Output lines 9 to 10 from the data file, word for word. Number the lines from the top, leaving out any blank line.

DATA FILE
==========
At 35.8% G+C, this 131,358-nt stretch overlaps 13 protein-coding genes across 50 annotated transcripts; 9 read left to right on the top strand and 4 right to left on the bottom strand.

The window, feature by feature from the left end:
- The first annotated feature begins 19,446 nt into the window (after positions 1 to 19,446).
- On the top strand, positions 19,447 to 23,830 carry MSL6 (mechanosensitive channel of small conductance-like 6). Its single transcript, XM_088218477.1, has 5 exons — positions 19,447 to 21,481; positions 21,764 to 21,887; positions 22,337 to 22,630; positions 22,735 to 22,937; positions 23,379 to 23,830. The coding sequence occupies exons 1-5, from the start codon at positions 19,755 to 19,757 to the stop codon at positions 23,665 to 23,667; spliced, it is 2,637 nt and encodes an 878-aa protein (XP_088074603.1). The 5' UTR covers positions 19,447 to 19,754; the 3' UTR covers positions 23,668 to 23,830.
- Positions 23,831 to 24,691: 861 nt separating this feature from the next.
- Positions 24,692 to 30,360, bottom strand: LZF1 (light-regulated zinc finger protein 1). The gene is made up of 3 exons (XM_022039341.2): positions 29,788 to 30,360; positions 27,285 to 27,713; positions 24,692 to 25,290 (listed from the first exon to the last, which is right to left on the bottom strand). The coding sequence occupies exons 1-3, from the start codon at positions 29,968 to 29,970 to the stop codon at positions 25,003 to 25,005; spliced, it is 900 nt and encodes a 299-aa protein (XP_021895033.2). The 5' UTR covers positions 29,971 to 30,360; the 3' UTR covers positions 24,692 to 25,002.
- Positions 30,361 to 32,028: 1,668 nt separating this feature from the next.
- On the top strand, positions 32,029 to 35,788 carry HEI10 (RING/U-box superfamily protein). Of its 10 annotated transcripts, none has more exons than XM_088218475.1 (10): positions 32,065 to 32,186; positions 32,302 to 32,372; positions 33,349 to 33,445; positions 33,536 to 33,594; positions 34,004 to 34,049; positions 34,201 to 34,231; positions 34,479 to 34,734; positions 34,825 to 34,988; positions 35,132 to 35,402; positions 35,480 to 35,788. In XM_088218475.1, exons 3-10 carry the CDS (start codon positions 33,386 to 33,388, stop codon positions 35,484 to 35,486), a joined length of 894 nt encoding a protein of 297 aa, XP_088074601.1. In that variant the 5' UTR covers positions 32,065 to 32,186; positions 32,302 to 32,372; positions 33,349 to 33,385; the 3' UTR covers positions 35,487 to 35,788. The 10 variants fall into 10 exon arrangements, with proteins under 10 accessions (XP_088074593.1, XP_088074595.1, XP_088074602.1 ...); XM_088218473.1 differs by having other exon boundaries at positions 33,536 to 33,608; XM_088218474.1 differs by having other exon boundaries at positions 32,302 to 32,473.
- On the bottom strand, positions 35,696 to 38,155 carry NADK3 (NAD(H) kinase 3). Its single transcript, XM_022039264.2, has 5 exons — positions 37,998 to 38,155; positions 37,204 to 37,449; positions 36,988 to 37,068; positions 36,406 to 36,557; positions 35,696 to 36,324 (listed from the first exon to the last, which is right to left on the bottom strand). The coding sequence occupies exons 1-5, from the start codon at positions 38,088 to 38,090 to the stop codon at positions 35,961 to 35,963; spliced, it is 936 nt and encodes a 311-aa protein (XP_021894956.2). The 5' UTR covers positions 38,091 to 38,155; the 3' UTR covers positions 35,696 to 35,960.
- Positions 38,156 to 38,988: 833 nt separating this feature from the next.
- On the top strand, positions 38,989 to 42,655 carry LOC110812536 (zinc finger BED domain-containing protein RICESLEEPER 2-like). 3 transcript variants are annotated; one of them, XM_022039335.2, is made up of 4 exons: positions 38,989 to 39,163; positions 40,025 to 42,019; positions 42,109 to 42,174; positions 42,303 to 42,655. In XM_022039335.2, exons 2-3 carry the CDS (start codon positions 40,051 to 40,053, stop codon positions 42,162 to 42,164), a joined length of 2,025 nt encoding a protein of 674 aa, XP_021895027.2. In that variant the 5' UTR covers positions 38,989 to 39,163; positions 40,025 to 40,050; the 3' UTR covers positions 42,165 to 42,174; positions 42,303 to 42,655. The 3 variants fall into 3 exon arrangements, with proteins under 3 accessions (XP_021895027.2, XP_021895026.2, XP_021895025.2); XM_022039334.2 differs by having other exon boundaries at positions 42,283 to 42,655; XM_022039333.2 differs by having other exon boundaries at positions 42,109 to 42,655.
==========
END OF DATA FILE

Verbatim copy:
- On the bottom strand, positions 35,696 to 38,155 carry NADK3 (NAD(H) kinase 3). Its single transcript, XM_022039264.2, has 5 exons — positions 37,998 to 38,155; positions 37,204 to 37,449; positions 36,988 to 37,068; positions 36,406 to 36,557; positions 35,696 to 36,324 (listed from the first exon to the last, which is right to left on the bottom strand). The coding sequence occupies exons 1-5, from the start codon at positions 38,088 to 38,090 to the stop codon at positions 35,961 to 35,963; spliced, it is 936 nt and encodes a 311-aa protein (XP_021894956.2). The 5' UTR covers positions 38,091 to 38,155; the 3' UTR covers positions 35,696 to 35,960.
- Positions 38,156 to 38,988: 833 nt separating this feature from the next.